Texture, to touch, to see, to feel, engage with us? Sometimes we don’t even know why. We can be very drawn to touch, it interact with it. On walls and floor, who doesn’t want to run their fingers through a soft fluffy carpet? Touch is after all one of our key five senses. That’s why surface textures attach us. Designer Nathalia Nova who recently showed at London’s Surface Festival has worked with texture for her new collection.
We know that in the past, furniture design was made to last, passing through generations. After the Industrial Revolution things changed, with a frenetic pace of production when the purpose was more quantity than quality. This situation resulted in a large number of discarded products that had a great impact on nature.
Along with this came a stripped-back design aesthetic. However, in recent years we have seen a rise in textural materials.
One reason may well be our understanding of ‘leftover’ materials; things we previously saw as waste are being seen more as their own style of ‘precious’.
Designer Nathalia Nova’s response is her collection Fragments. By exploring local factories in her homeland Brazil with different segments, to understand the production processes and what kind of material residues were produced.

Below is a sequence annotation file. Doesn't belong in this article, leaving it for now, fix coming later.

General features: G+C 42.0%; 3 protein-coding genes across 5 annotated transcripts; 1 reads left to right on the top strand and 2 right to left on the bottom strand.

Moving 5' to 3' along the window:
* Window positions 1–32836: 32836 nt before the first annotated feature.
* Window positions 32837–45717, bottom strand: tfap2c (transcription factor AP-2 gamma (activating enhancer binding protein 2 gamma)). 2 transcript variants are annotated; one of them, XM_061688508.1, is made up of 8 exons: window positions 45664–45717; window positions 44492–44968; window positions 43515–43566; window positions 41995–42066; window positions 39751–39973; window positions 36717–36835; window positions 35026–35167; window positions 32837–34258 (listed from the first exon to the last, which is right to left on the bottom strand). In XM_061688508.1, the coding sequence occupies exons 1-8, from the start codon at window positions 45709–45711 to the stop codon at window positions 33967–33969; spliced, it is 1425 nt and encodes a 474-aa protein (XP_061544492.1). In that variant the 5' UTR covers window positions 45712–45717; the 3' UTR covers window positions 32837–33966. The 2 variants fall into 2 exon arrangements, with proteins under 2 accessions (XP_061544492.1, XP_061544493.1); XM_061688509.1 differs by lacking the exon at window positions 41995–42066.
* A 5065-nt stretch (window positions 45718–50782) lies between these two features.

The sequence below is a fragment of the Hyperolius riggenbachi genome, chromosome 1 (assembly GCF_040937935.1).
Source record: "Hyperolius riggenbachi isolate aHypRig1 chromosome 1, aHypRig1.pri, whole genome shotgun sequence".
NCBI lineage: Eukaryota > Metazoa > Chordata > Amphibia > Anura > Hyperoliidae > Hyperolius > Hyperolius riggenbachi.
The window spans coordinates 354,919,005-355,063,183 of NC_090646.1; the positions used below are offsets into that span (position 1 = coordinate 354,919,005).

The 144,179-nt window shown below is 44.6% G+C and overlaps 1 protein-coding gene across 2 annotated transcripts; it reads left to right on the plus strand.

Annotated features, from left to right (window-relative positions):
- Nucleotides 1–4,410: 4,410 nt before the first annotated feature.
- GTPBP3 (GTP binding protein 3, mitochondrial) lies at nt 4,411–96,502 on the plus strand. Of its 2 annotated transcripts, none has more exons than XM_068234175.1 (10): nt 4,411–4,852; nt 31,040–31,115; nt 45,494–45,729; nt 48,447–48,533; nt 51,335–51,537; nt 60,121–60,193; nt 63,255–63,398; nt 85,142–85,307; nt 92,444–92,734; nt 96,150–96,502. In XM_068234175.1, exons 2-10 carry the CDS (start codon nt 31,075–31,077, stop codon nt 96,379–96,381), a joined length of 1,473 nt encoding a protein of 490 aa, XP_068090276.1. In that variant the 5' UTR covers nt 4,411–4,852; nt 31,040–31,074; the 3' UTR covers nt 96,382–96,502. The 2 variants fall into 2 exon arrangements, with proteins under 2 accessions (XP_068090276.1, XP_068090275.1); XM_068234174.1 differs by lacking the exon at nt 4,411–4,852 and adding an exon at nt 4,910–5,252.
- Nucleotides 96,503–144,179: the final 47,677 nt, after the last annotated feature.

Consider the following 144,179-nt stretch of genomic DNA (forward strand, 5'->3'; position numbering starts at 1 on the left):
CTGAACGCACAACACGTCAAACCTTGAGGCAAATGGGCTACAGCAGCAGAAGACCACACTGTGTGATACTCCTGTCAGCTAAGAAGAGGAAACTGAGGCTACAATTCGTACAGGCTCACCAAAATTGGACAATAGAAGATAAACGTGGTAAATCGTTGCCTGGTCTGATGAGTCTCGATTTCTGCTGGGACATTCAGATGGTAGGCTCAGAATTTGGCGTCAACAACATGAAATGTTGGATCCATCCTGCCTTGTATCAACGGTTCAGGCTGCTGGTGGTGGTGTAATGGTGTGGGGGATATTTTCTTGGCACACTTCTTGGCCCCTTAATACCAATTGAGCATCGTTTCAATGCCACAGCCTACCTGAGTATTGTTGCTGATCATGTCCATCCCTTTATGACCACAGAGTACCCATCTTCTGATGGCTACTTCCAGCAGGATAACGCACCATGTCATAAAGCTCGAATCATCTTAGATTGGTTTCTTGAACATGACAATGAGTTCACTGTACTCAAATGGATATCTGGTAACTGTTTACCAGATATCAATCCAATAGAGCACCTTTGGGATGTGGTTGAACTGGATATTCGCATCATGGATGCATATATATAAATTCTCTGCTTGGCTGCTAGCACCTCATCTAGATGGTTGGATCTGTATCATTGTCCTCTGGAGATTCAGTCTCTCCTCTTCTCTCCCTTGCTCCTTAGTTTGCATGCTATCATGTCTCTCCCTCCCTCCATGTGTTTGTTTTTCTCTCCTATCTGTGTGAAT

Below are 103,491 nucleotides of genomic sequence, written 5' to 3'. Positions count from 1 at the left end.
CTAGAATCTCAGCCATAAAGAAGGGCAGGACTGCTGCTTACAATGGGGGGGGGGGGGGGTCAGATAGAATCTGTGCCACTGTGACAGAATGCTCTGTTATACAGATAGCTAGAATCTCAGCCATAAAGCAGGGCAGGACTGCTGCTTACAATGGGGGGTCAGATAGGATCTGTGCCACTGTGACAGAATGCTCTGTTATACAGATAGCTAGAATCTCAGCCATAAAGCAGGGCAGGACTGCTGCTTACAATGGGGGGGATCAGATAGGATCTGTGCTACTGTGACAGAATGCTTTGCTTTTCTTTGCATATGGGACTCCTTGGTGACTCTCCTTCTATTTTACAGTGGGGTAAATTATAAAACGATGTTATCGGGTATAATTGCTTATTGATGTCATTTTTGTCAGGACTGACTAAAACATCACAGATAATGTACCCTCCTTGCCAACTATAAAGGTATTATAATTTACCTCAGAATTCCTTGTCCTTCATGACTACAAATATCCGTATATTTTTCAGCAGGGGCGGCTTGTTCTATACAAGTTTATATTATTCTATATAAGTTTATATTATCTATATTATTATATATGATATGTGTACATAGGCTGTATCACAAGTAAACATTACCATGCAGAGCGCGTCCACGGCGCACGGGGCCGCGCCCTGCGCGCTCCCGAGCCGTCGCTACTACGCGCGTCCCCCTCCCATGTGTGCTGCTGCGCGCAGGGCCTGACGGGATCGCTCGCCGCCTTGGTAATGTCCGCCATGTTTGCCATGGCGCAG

What caught her attention was a place making beautiful blown crystal with a technique from Murano in Italy. Utilising pieces of leftover blown crystals became tables lamps bricks and even jewellery in a kind of wabi-sabi approach, to recreate different surfaces for a collection of furniture and objects.
Fragments collection is developed from discarded crystals which, added to new high-temperature techniques, transform into exclusive and resistant Design surfaces.
Coming in six vibrant colours its application is endless.
Her application of this can be incorporated as unique pieces of art in Architecture, Interior Design, Furniture, Fashion and more.
From breeze blocks for decorating walls and living spaces, via plates and jewllery, patterns and shapes are endless
This innovation represents a new style of living, thinking, and consuming, with a close look at discarded materials, we all can see what Nathalia saw; it is possible to give a new meaning to them.